Sulfasalazine for Rheumatoid Arthritis
Sulfasalazine is a medicine formed from salicylic acid (the active ingredient in aspirin) and an antibiotic, sulfapyridine. It is given by mouth (orally) and is available in time-release tablets.
How It Works
Why It Is Used
Sulfasalazine is used for early, milder cases of rheumatoid arthritis. It may be used with other medicines such as nonsteroidal anti-inflammatory drugs (NSAIDs) or with disease-modifying antirheumatic drugs (DMARDs) for more active rheumatoid arthritis.
People who have sulfa or salicylate allergies should not use this medicine.
How Well It Works
Studies show that sulfasalazine is effective in relieving the symptoms and slowing the progression of rheumatoid arthritis. It may take up to 3 months to notice an improvement.1
All medicines have side effects. But many people don't feel the side effects, or they are able to deal with them. Ask your pharmacist about the side effects of each medicine you take. Side effects are also listed in the information that comes with your medicine.
Here are some important things to think about:
Call your doctor right away if you have:
Common side effects of this medicine include:
See Drug Reference for a full list of side effects. (Drug Reference is not available in all systems.)
What To Think About
You could be sensitive to sunlight while taking sulfasalazine. Wear sunglasses, and use sunscreen.
Medicine is one of the many tools your doctor has to treat a health problem. Taking medicine as your doctor suggests will improve your health and may prevent future problems. If you don't take your medicines properly, you may be putting your health (and perhaps your life) at risk.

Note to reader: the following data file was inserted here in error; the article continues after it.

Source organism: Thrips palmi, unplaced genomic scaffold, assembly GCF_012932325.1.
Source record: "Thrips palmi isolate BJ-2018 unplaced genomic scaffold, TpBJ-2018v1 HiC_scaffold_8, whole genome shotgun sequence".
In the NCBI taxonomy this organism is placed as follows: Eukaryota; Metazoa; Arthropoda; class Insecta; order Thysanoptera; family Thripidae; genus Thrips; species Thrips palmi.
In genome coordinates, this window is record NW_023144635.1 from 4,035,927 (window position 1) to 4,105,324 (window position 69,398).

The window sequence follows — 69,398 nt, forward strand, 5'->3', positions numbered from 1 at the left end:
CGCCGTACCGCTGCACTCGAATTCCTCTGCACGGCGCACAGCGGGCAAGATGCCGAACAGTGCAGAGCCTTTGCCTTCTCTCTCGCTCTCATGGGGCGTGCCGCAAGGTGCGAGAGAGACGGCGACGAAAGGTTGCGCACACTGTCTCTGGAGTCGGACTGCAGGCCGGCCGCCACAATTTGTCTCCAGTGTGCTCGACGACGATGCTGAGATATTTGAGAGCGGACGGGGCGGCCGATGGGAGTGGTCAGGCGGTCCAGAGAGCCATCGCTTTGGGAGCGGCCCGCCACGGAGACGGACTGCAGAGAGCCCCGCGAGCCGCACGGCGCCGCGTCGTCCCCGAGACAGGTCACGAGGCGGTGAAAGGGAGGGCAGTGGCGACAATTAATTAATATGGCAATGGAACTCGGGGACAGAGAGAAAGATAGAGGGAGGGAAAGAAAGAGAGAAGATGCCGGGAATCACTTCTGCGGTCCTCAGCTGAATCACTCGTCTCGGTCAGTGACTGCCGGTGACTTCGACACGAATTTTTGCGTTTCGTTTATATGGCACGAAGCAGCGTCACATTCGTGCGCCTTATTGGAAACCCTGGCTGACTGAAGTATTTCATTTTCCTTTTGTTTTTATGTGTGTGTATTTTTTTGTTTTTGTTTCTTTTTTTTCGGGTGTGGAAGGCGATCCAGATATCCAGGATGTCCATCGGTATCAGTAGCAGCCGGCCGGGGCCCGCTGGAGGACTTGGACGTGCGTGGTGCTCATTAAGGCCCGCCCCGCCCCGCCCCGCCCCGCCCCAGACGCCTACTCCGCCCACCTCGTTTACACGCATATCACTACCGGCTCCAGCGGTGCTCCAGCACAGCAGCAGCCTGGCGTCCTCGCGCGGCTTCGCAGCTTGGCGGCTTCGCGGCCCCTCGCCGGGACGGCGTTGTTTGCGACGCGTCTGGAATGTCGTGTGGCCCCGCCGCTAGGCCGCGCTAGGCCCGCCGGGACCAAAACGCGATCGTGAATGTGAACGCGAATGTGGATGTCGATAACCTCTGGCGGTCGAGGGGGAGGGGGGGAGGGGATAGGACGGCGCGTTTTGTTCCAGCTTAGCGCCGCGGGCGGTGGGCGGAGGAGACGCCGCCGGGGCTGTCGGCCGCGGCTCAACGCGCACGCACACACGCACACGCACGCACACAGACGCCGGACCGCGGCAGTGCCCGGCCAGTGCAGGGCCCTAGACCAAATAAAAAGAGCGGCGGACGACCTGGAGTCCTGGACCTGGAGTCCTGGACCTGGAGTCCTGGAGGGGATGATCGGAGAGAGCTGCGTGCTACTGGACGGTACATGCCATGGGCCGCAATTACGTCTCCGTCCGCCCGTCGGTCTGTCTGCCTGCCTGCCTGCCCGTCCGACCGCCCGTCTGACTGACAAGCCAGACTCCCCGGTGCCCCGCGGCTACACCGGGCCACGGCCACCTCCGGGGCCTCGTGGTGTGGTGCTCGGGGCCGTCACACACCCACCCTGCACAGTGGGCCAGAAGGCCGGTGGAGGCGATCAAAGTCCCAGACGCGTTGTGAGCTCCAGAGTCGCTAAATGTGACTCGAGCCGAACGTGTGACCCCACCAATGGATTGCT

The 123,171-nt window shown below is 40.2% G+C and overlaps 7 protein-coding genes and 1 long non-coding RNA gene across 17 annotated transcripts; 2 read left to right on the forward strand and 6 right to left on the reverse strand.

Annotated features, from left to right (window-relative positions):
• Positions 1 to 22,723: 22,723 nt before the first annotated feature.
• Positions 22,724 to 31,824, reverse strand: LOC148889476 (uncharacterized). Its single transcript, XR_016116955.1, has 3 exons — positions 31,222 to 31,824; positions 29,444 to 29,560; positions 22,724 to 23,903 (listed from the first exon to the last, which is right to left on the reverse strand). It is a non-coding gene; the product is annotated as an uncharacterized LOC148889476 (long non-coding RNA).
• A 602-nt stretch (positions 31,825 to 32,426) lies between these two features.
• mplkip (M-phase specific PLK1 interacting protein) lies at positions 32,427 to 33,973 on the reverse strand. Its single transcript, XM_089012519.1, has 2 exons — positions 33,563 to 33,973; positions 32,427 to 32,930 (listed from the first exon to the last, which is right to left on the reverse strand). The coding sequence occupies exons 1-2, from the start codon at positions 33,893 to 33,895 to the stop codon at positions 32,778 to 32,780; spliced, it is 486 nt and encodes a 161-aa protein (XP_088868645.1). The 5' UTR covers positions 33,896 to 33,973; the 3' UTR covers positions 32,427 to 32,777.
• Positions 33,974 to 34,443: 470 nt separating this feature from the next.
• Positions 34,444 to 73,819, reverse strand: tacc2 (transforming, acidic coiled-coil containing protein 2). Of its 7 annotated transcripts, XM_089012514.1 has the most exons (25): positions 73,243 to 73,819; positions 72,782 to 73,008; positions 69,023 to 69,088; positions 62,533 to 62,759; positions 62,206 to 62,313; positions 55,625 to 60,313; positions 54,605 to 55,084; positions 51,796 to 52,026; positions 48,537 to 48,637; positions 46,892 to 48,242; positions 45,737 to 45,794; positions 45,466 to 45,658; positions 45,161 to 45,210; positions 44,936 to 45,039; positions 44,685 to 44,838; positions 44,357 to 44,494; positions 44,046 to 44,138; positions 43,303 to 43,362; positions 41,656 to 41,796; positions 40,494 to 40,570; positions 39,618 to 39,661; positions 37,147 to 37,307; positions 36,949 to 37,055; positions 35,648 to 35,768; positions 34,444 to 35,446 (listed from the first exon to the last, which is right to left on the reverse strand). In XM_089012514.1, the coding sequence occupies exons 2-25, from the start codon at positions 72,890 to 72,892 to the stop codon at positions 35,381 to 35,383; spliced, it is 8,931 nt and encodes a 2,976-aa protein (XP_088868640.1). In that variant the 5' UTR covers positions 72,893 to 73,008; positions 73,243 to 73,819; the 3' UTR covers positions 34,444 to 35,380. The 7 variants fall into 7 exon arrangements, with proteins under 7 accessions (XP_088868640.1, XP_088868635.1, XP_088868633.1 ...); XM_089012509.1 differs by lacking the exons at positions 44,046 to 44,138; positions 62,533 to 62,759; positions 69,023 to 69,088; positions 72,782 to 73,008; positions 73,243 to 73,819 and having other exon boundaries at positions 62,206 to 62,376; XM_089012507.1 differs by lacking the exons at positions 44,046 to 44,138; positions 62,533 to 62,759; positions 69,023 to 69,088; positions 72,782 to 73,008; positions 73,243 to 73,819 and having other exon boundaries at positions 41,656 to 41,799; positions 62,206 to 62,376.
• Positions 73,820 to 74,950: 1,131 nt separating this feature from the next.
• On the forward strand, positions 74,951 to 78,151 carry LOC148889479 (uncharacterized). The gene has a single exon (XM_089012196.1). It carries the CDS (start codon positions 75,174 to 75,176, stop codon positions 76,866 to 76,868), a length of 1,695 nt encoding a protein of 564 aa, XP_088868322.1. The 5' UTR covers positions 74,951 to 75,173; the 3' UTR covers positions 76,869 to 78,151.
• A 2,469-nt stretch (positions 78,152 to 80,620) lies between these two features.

There are many reasons why people have trouble taking their medicine. But in most cases, there is something you can do. For suggestions on how to work around common problems, see the topic Taking Medicines as Prescribed.
Advice for women
If you are pregnant, breast-feeding, or planning to get pregnant, do not use any medicines unless your doctor tells you to. Some medicines can harm your baby. This includes prescription and over-the-counter medicines, vitamins, herbs, and supplements. And make sure that all your doctors know that you are pregnant, breast-feeding, or planning to get pregnant.
Follow-up care is a key part of your treatment and safety. Be sure to make and go to all appointments, and call your doctor if you are having problems. It's also a good idea to know your test results and keep a list of the medicines you take.
eMedicineHealth Medical Reference from Healthwise
To learn more visit Healthwise.org
© 1995-2014 Healthwise, Incorporated. Healthwise, Healthwise for every health decision, and the Healthwise logo are trademarks of Healthwise, Incorporated.